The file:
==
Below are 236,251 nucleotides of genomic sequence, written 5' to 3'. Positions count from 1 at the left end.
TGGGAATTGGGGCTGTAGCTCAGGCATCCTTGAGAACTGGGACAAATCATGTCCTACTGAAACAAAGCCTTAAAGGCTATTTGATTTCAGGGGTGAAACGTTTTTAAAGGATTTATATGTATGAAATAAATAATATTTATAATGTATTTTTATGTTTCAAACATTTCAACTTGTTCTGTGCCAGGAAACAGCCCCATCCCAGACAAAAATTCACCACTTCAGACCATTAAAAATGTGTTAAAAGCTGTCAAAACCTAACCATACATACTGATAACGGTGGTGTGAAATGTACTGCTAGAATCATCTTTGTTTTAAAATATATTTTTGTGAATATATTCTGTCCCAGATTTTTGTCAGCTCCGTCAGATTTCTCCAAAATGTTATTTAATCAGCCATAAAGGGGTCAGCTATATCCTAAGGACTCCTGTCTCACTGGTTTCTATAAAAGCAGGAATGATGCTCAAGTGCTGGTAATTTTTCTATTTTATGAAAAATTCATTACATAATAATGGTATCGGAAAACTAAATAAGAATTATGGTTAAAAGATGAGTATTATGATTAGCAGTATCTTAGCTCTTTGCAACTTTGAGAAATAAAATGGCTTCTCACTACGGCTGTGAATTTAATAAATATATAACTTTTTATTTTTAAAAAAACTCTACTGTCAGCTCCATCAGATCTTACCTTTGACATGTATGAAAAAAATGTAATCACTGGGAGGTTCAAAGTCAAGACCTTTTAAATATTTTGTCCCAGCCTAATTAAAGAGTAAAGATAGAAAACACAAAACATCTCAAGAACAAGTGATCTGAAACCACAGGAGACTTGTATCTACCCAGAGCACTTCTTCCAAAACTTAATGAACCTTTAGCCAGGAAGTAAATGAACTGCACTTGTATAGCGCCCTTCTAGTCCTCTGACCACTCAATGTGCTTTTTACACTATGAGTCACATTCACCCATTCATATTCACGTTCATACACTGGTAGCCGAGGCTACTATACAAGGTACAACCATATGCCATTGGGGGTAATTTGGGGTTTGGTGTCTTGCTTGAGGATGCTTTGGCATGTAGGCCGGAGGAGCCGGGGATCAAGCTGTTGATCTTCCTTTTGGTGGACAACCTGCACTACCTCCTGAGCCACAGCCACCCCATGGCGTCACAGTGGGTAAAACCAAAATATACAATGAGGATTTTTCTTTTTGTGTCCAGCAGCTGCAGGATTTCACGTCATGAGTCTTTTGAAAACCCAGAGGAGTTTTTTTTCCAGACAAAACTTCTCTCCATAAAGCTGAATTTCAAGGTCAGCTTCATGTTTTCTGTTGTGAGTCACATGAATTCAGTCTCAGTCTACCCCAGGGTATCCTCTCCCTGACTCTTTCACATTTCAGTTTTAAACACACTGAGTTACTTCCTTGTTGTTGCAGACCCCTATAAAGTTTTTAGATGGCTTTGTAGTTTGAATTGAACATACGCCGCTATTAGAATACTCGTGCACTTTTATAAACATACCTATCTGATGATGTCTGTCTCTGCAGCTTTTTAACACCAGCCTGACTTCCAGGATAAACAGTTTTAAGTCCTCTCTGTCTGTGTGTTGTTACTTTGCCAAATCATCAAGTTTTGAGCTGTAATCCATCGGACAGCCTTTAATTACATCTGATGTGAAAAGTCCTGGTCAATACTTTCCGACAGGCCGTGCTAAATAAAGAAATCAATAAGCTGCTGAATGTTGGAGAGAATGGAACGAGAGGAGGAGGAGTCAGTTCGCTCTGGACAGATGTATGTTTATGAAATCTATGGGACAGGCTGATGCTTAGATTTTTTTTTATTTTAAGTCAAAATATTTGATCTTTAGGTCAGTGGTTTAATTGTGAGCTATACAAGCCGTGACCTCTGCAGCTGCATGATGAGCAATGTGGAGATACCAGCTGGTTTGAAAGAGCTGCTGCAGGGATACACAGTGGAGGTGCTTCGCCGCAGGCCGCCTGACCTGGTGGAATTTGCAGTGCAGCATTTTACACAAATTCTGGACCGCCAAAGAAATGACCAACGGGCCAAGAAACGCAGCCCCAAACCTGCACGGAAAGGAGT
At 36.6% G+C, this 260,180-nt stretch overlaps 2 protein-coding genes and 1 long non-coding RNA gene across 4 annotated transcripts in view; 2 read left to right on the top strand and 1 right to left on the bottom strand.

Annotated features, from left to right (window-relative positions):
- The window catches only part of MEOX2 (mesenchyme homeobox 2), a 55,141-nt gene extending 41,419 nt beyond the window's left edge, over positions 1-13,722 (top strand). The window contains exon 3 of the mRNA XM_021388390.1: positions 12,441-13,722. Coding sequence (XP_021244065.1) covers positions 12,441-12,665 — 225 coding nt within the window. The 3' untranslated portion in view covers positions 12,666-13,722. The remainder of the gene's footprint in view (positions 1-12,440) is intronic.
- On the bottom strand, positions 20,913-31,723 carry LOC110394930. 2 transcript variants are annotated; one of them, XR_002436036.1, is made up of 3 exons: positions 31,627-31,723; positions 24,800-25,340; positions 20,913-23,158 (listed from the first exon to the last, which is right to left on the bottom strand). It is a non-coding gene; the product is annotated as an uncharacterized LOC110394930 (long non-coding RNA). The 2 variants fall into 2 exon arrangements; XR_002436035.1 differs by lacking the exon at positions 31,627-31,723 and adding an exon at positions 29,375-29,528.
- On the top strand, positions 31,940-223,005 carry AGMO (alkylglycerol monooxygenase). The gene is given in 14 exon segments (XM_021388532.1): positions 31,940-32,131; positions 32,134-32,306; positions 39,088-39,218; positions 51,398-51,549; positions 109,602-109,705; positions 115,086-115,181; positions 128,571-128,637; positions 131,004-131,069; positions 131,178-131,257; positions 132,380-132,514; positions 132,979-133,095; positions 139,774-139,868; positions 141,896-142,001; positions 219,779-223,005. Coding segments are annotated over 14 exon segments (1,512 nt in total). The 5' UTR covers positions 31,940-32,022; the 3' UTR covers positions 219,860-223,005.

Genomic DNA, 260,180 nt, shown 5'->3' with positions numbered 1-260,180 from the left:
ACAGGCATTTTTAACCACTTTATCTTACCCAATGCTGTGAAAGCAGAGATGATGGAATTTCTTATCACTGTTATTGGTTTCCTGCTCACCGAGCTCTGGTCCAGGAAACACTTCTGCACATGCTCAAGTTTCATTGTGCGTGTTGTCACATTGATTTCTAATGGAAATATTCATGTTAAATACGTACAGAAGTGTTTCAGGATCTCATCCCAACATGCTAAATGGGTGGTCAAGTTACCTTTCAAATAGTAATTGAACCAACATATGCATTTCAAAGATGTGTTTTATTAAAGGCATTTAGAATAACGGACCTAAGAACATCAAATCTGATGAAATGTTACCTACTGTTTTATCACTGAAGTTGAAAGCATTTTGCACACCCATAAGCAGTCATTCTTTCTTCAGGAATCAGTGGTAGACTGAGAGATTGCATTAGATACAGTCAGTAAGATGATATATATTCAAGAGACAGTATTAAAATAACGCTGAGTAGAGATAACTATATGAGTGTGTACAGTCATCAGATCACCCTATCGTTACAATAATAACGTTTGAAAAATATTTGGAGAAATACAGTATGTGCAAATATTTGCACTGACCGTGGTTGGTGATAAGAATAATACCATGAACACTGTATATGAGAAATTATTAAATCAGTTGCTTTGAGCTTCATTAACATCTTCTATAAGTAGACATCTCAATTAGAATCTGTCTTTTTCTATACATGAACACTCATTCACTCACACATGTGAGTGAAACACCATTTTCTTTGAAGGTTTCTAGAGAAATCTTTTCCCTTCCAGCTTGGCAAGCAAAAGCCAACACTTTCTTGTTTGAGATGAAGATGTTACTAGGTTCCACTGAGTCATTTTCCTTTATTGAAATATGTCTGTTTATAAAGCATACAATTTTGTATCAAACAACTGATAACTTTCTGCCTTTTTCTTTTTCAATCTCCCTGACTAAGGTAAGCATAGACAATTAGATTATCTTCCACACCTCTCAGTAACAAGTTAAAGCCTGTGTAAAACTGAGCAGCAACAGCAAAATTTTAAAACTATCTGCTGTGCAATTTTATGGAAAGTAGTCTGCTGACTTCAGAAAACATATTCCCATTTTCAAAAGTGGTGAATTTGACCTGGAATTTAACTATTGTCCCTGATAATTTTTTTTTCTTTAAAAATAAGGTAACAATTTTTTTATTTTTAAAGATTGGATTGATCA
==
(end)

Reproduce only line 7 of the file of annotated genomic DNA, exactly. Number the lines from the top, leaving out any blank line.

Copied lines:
- On the top strand, positions 31,940-223,005 carry AGMO (alkylglycerol monooxygenase). The gene is given in 14 exon segments (XM_021388532.1): positions 31,940-32,131; positions 32,134-32,306; positions 39,088-39,218; positions 51,398-51,549; positions 109,602-109,705; positions 115,086-115,181; positions 128,571-128,637; positions 131,004-131,069; positions 131,178-131,257; positions 132,380-132,514; positions 132,979-133,095; positions 139,774-139,868; positions 141,896-142,001; positions 219,779-223,005. Coding segments are annotated over 14 exon segments (1,512 nt in total). The 5' UTR covers positions 31,940-32,022; the 3' UTR covers positions 219,860-223,005.